In thinking about the effects of climate change on our arid landscape, it’s easy to get distracted by precipitation numbers. Will it go up or down? How much? What’s the error bar look like? But in recent years, the research community that looks at the Southwestern U.S. has been banging away on “P minus E”. It’s not just the precipitation. It’s precipitation minus evaporation. Or, to be a bit more specific when looking at riparian systems in arid landscapes, evaporation (open water) and transpiration (the plants that live on a river’s groundwater).
In this morning’s Albuquerque Journal, I have a story (ad/sub req.) looking at this point through the latest research to tackle the question, by UNM climate scientist David Gutzler and research student Tessia Robbins. Journal photographer Greg Sorber and I went out to a stretch of bosque (the woods along the Rio Grande) to a site where scientists measure evapotranspiration:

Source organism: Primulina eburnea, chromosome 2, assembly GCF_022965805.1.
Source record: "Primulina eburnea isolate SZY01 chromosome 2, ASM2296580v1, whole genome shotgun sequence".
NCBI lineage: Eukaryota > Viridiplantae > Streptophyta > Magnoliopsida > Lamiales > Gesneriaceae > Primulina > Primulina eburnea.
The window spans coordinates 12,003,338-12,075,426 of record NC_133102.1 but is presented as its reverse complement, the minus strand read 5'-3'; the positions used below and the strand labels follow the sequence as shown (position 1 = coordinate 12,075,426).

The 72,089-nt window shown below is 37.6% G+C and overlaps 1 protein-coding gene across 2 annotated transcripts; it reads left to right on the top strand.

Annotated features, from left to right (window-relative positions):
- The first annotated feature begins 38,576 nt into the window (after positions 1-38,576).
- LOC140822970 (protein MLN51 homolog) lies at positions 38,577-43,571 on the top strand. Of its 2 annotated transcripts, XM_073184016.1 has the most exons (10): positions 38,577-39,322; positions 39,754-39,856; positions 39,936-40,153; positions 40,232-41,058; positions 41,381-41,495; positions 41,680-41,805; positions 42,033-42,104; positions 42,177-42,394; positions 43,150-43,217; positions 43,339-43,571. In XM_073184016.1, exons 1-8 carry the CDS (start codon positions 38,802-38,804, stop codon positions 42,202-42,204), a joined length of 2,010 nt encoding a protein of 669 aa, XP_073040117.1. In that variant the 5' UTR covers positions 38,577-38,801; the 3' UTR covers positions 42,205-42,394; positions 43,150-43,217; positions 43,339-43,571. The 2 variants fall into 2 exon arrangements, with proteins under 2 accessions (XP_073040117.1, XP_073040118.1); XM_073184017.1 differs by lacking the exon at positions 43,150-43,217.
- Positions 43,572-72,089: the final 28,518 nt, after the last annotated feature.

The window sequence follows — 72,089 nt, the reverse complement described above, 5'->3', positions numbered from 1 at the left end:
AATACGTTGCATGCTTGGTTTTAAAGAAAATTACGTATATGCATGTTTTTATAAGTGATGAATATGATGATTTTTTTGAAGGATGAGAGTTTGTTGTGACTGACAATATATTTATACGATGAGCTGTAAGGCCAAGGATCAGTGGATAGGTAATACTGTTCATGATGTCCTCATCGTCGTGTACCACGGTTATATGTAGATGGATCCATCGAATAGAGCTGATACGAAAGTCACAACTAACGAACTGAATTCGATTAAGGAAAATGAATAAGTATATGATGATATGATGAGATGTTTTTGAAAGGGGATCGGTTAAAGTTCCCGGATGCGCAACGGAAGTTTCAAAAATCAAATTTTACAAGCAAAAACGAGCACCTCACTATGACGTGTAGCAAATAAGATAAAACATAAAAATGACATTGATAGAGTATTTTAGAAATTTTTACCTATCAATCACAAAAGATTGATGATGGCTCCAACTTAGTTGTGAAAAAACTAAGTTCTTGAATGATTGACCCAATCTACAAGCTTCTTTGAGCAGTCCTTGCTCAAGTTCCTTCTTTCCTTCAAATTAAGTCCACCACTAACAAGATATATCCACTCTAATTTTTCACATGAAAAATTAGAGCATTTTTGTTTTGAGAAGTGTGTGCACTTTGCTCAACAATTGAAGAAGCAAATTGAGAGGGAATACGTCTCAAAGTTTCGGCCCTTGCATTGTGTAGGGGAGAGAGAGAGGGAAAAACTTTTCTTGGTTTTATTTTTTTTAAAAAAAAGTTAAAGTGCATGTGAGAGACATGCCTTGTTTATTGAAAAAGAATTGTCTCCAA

In the summer, this stretch of bosque can lose the equivalent of a layer of water a quarter of an inch deep every day — far more than falls from the sky. The warmer it gets, the more this landscape dries out.
It is not the rain and snow that matters most, scientists like Cleverly say. It is the evaporation.
As Earth’s climate warms, scientists expect years-long dry spells and wet spells to continue, just as we have seen in the past.
But with warmer temperatures and the resulting increase in evaporation, it will be harder to recover from the dry spells, according to a new analysis by University of New Mexico professor David Gutzler and UNM research student Tessia Robbins.
“We’ll go into a big drought some time in the 21st century,” Gutzler said, “and we just may not pull out of it.”